FACT: MSM Outreach Programme volunteers do NOT man a hotline. In any case, many of us in AfA regularly deal with clients who feel great anxiety and often require significant amounts of time to deal with the issues that trouble them. To question the intentions of volunteers who spend more time with such clients is an affront to the dedication and concern required to handle such clients.Misconduct of this nature is almost unheard of among volunteers - there have certainly been no complaints received from clients or other volunteers. Volunteers, especially who handle clients, undergo a screening process and comprehensive training before they take on duties on their own. If there were complaints, we would investigate and act accordingly.

TNP Claim: The unnamed source states that “I know of many counsellors who have met patients and in the follow-up have become partners.”

FACT: There have been NO reports of MSM Outreach Programme volunteers becoming partners with clients.The insinuations reported in the article do great injustice to the incredibly selfless and committed volunteers who sacrifice their time and energy to help AfA runs its various programmes.Articles which contain such malicious allegations only make our already difficult battles even tougher, given the stigma associated with HIV/AIDS and widespread unwillingness to deal with issues pertaining to sexuality.We are very proud of our volunteers and deeply disappointed that such allegations about them have been made in the media.AfA recognises the very important role that HIV-positive individuals can and should play in HIV prevention and education activities. This principle of "greater involvement of persons with HIV/AIDS” or GIPA is held as a best practice by WHO, UNAIDS and national AIDS programmes everywhere. AfA welcomes HIV-positive persons as volunteers and supporters as we believe that they are in the best position to advise others on the infection.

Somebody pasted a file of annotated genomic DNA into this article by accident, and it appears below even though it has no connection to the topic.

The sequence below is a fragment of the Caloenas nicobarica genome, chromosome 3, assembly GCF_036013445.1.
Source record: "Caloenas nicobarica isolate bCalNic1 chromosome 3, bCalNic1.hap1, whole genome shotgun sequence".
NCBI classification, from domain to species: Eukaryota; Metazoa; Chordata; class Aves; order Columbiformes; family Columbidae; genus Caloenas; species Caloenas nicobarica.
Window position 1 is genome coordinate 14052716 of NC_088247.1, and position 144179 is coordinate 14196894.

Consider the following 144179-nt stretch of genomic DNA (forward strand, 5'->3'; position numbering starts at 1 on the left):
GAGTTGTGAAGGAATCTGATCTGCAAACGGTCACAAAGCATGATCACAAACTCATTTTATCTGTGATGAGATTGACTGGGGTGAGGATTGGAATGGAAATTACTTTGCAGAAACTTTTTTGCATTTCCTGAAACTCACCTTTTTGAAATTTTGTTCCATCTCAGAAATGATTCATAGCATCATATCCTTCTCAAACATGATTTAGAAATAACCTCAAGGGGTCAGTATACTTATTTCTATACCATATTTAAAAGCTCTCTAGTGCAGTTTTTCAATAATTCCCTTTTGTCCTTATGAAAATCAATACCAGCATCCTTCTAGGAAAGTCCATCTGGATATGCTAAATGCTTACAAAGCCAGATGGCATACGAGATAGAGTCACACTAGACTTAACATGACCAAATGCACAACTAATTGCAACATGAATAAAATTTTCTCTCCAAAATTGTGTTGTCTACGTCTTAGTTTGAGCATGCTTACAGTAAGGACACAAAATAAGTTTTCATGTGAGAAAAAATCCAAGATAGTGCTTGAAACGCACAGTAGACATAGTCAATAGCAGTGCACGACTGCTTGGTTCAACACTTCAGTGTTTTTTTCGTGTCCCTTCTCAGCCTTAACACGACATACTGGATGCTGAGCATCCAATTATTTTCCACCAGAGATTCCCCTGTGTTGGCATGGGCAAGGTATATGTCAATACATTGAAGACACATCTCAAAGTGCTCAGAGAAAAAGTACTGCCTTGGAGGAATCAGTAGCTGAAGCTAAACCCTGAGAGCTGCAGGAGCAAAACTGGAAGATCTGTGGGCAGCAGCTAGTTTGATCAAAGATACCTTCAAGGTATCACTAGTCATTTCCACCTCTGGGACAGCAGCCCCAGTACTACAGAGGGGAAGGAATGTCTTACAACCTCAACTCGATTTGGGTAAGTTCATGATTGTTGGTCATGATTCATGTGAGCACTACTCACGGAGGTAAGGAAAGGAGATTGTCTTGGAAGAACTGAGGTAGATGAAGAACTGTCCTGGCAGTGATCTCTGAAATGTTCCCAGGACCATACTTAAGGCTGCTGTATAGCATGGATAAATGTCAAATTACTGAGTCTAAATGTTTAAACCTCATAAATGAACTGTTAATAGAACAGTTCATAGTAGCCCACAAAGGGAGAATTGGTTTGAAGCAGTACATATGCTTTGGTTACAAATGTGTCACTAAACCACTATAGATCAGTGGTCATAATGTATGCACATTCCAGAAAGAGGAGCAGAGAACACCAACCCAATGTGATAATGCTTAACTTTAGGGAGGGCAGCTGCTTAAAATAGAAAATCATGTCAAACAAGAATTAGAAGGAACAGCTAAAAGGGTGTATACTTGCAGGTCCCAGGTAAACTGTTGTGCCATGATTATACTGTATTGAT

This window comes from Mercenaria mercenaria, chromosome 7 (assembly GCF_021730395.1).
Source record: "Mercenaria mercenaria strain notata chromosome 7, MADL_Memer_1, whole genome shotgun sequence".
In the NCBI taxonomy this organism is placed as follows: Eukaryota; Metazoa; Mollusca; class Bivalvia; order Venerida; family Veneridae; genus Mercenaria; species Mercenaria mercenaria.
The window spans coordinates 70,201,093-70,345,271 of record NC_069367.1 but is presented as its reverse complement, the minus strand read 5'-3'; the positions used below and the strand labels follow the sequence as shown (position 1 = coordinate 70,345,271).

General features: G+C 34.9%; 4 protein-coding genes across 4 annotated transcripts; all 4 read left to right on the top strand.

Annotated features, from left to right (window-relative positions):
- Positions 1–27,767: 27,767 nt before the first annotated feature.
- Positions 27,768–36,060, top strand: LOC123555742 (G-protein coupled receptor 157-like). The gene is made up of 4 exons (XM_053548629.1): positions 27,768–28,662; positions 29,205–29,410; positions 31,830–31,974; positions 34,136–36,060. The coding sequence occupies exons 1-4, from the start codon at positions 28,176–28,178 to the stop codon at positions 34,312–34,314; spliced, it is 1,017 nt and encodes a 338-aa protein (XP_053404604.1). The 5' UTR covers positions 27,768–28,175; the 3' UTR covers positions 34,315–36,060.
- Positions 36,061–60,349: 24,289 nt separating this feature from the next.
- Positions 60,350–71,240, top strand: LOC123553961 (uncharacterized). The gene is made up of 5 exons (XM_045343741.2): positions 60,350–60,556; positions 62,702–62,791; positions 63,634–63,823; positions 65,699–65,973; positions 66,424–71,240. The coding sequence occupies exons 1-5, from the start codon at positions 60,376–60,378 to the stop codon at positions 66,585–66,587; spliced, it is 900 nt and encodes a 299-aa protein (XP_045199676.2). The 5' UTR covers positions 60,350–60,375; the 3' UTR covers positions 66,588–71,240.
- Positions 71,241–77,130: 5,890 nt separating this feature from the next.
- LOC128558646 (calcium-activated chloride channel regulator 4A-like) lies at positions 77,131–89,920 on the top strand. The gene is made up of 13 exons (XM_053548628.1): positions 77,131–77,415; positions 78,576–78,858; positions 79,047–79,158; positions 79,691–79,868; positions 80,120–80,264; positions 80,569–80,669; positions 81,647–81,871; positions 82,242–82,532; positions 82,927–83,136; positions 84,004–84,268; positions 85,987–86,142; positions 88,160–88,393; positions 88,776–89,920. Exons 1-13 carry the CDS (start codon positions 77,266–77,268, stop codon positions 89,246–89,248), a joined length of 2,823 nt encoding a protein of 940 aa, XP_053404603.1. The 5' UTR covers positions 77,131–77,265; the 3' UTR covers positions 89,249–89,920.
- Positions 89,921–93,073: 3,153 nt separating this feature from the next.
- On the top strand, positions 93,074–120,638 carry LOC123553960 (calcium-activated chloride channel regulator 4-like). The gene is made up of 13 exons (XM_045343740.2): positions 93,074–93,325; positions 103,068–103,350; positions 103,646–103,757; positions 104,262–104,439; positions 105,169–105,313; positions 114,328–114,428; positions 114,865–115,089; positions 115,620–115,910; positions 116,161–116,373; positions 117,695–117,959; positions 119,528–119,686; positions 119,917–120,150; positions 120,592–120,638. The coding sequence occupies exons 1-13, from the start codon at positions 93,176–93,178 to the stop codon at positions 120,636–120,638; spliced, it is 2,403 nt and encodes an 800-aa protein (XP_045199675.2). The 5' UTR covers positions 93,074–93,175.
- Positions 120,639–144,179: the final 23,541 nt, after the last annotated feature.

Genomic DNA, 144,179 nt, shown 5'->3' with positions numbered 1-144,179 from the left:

Wednesday, July 13, 2005

Mother's Plea

This is Anthony, Anthony Fatayi-Williams, 26 years old, he's missing and we fear that he was in the bus explosion ... on Thursday. We don't know. We do know from the witnesses that he left the Northern line in Euston. We know he made a call to his office at Amec at 9.41 from the north-west one area [NW1] to say he could not make [it] by the Tube but he would find alternative means to work.

Since then he has not made any contact with any single person. Now New York, now Madrid, now London. There has been widespread slaughter of innocent people. There have been streams of tears, innocent tears. There have been rivers of blood, innocent blood. Death in the morning, people going to find their livelihood, death in the noontime on the highways and streets.

They are not warriors. Which cause has been served? Certainly not the cause of God, not the cause of Allah because God Almighty only gives life and is full of mercy. Anyone who has been misled, or is being misled to believe that by killing innocent people he or she is serving God should think again because it's not true.

Terrorism is not the way, terrorism is not the way. It doesn't beget peace. We can't deliver peace by terrorism, never can we deliver peace by killing people. Throughout history, those people who have changed the world have done so without violence, they have [won] people to their cause through peaceful protest. Nelson Mandela, Martin Luther King, Mahatma Gandhi, their discipline, their self-sacrifice, their conviction made people turn towards them, to follow them. What inspiration can senseless slaughter provide? Death and destruction of young people in their prime as well as old and helpless can never be the foundations for building society.